Date of Thesis



Through adequate well-women visits, periodic pap smears, and thus the early detection of HPV, cervical cancer diagnoses are largely preventable(Bosch et al., 1995) This kind of preventable diagnosis is what is known as an Ambulatory Care Sensitive Condition, or ACSC. ACSC diagnoses are responsible for much of the overspending that occurs in the US's current healthcare system, and due to their preventable nature, serve as a red flag that large sections of the population are receiving inadequate primary care. Cervical cancer diagnoses, specifically, indicate inadequate reproductive healthcare among those women diagnosed. This study aims to better understand underlying patient and neighborhood characteristics that may contribute to this adverse health outcome, with a focus on the impact of insurance status. Applying health economic and econometric theory to the analysis of inpatient hospital data provided by the Pennsylvania Healthcare Cost Containment Council (PHC4) as well as Census data, we tested to see if certain patient characteristics, primarily insurance status but also race, and zip code characteristics including median household income, poverty rate, and educational attainment levels, help explain adverse cervical cancer outcomes. We also tested to see if clear disparities exist between specific sections of the population and if any policy implications can be made about the potential impacts of the ACA. The results showed that, for most outcomes tested, racial disparities were insignificant and that changes in insurance status did not help to narrow any gaps that were identified. We did find, however, that being privately insured yielded consistently better outcomes than being uninsured, while Medicaid insured patients had consistently worse outcomes than their privately insured counterparts. This result is difficult to interpret, however, as we could not control for a patient's individual socioeconomic status.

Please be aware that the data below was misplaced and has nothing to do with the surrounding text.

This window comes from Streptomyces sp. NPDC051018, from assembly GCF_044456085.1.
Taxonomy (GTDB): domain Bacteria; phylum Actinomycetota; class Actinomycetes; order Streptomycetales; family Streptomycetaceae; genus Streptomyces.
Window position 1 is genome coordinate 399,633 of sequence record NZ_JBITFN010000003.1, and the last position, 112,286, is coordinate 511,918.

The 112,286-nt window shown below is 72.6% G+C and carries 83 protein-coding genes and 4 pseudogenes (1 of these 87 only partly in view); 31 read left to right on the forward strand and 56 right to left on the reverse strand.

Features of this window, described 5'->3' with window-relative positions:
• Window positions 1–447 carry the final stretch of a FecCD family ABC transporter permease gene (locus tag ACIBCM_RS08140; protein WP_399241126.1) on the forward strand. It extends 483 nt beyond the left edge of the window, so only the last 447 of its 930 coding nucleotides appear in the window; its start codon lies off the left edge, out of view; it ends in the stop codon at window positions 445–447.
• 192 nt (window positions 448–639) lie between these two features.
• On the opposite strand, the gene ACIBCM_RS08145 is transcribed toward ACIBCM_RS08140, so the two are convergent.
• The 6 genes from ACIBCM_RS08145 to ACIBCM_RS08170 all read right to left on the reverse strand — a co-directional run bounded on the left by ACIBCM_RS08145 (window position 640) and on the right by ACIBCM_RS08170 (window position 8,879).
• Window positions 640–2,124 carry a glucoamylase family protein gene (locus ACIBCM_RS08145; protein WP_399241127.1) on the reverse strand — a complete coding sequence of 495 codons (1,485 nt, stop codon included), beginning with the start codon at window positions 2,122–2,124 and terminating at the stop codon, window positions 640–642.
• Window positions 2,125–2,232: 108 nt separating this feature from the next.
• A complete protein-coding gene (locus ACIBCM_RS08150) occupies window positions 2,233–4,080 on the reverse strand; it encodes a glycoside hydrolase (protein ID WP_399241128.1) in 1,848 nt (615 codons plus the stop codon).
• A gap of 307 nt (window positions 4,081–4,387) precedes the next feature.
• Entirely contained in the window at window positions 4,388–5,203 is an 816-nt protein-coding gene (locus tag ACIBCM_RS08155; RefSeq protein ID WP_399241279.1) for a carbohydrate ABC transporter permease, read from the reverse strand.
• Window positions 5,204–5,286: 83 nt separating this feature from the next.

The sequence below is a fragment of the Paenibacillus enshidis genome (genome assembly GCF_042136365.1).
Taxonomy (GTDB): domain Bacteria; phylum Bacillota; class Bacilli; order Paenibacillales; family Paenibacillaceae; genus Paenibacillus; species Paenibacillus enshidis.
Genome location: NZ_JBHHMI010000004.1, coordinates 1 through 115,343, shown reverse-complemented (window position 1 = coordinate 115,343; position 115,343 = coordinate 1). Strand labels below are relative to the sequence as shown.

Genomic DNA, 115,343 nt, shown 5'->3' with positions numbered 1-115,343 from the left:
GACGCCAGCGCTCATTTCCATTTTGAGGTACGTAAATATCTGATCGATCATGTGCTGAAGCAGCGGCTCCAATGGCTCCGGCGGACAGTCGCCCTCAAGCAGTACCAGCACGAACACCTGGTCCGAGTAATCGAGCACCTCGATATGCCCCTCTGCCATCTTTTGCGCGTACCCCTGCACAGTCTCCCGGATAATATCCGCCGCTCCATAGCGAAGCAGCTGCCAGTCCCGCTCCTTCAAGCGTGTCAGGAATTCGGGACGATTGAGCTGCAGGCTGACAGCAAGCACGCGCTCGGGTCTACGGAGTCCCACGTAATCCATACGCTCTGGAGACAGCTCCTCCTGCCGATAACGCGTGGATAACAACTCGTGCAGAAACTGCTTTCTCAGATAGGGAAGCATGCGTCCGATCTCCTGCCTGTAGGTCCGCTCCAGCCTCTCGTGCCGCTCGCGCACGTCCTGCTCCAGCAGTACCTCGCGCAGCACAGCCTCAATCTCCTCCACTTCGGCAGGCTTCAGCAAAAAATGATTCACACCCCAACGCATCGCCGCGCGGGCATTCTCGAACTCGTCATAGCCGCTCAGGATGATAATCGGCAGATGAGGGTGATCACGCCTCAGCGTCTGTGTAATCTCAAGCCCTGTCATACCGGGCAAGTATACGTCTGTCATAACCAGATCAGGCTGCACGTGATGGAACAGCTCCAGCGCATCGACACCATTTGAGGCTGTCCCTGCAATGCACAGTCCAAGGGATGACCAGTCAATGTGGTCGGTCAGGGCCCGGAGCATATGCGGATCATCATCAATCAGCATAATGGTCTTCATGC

Economics, Health economics, Public policy, Health insurance, Women's health

Access Type

Honors Thesis (Bucknell Access Only)

Degree Type

Bachelor of Science



First Advisor

Amy Wolaver